Oak Park schools hosted state legislators a few days ago. It’s an annual grilling, which went this way in 2013 . . .

. . .  when Senators Harmon and Lightford and Reps. Lilly and Ford faced parents and taxpayers at Julian School, Oct. 9, 2013.

As recounted in Chapter 8, “Legislators go to school,” in Illinois Blues: How the Ruling Party Talks to Voters.

The legislators were welcomed cheerily by the district superintendent as people who had come for the “festivities,” which had been many months in the planning.

He noted “gridlock in Washington” as a problem, ignoring the much publicized, recently concluded Springfield version, in which legislators had been locked in combat about pension reform.

Indeed, legislators had just recently received their pay checks, two months late, held up by Gov. Quinn in an effort to get them to stop disagreeing with each other. Not a red cent until you stop bickering.

Small crowd:

“The citizenry,” also welcomed, had not materialized as expected. Dozens of empty chairs took up space in a small meeting room where 40 or so citizens were seated, including two Oak Park village board members and presumably the school board, which was not introduced.

Indeed, on entering this room — from the mall-like entrance to the school on a pleasant fall evening — it looked like a church, with all seated as far back as they could. What’s more, the entire front two rows were reserved and so marked — for whom it was never clear, because they remained unoccupied throughout the 90-minute meeting.

The superintendent

. . . read from a lectern to the left of two long tables — one for the interrogators (three mothers), the other for the legislators.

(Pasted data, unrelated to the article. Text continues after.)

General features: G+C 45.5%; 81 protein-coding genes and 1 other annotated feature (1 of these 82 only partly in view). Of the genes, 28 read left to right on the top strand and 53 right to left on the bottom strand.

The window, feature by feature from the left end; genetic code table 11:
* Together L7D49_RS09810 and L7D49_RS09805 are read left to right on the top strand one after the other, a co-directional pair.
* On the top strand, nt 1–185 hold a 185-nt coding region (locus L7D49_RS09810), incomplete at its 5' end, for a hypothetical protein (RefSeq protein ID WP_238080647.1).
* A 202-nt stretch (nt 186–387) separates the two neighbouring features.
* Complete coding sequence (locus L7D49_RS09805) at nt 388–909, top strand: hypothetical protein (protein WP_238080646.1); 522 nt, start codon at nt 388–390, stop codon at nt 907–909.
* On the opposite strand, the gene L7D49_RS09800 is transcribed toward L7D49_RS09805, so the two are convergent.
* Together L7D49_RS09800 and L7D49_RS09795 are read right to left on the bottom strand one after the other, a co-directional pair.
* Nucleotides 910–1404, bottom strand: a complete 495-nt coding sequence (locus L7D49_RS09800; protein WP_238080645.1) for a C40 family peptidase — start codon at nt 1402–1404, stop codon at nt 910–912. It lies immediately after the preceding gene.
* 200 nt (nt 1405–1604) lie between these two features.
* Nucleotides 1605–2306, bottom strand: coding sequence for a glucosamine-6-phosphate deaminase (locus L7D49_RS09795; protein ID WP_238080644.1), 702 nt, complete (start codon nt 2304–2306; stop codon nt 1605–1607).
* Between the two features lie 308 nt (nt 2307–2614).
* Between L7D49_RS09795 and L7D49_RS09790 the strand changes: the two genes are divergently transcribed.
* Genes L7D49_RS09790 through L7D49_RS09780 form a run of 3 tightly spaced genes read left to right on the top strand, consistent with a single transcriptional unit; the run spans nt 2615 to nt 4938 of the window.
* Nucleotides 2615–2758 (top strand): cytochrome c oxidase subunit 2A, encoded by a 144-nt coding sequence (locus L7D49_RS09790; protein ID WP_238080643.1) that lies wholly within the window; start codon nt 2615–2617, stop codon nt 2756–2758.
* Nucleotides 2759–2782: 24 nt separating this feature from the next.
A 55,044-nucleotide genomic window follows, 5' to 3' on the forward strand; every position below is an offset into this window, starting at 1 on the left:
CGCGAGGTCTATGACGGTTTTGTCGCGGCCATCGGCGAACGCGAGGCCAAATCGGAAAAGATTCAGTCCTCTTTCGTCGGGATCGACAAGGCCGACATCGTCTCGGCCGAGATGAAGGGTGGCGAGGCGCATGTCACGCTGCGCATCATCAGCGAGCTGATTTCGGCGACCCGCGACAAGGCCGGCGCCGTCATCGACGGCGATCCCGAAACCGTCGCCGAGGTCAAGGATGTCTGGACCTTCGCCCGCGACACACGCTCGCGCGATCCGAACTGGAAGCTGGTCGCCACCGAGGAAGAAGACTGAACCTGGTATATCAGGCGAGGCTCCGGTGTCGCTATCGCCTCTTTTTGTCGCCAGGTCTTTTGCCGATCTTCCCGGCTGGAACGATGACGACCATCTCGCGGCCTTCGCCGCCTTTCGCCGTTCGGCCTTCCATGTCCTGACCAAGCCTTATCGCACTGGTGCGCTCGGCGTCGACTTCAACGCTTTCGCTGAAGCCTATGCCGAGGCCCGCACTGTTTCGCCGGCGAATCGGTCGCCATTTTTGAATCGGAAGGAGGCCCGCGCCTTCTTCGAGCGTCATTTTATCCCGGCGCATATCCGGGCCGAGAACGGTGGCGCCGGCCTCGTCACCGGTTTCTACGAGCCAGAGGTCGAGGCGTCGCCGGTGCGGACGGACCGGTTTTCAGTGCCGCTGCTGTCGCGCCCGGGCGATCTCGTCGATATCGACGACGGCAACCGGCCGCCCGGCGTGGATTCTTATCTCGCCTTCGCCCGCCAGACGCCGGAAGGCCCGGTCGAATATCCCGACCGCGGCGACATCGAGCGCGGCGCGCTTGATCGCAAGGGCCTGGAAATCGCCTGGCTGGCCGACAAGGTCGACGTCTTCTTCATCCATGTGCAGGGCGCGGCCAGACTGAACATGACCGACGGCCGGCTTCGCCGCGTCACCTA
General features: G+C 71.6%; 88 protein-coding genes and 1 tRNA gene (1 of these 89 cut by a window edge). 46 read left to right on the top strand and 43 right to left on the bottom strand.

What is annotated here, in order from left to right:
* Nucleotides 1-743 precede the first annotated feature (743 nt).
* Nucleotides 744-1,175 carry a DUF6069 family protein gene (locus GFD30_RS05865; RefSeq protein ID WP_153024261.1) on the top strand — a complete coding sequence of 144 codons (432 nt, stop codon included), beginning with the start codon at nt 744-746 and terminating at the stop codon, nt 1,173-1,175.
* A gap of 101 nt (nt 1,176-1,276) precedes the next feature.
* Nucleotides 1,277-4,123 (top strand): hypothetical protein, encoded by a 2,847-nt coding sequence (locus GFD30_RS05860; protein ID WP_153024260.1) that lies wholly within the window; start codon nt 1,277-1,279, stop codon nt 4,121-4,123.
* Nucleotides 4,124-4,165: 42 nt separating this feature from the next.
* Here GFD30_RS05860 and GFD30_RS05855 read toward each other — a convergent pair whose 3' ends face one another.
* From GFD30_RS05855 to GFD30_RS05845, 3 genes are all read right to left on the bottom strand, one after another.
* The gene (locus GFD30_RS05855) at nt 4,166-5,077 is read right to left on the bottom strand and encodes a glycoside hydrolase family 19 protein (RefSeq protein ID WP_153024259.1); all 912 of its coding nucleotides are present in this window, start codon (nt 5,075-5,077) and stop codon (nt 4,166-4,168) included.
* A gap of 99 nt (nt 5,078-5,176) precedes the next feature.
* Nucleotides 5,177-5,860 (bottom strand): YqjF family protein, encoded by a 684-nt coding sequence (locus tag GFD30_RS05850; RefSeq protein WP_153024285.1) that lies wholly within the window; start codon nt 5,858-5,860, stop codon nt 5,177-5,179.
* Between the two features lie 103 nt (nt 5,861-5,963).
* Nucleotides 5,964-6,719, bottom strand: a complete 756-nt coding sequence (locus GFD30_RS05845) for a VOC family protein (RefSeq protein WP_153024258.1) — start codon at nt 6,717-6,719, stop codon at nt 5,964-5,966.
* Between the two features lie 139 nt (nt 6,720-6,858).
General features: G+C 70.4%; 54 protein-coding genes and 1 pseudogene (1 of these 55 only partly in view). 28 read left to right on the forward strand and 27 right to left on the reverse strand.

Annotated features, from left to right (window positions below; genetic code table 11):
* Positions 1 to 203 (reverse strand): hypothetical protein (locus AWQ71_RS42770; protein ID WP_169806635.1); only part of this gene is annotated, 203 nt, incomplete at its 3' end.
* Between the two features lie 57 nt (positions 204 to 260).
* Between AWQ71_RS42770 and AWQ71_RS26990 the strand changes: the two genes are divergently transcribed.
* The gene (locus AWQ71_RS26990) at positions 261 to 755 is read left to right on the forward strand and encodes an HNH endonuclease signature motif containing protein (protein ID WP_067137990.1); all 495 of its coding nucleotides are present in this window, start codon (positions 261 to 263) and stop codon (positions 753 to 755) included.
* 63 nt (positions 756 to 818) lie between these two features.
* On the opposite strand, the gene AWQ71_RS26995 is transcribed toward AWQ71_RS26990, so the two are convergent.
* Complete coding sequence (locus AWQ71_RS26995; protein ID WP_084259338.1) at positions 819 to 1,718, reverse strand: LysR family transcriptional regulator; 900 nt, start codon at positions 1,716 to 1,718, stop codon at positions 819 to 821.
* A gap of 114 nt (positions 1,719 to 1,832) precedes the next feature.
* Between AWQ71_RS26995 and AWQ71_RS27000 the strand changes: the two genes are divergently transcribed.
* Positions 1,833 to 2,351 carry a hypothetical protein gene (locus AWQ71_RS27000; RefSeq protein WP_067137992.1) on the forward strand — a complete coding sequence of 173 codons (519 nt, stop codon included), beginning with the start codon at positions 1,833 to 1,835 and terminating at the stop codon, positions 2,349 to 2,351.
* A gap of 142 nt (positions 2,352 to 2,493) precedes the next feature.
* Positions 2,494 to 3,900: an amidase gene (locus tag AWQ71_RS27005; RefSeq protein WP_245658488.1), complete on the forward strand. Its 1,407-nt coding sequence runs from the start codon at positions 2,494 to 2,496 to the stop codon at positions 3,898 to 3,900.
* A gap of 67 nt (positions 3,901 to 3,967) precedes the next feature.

His text was a lengthy “strategic plan” statement salted with such school-professional staples as “challenge” and “risk-takers.”

He held his head down throughout, reading it, he said, so that the lawmakers would know “where our board is coming from,” which was pretty much where liberal-progressive school boards were coming from throughout the land.

What’s up?

He explained “why we are here,” reading several paragraphs. He congratulated the organizers of the gathering. It “took a lot of work,” he said. “It took a year,” spent presumably in formulating questions, prepping the questioners, and (probably most time-consuming) scheduling senators and representatives.

Introductions:

He introduced these one by one, requesting and getting “a hand” for each. He did the same for the three women at their table, members of the district’s Committee for Legislative Action, Intervention and Monitoring (CLAIM). They would do the questioning, he explained.

More more more in a day or so . . .

Illinois Blues: How the Ruling Party Talks to Voters is available in paperbackepub and Amazon Kindle formats.

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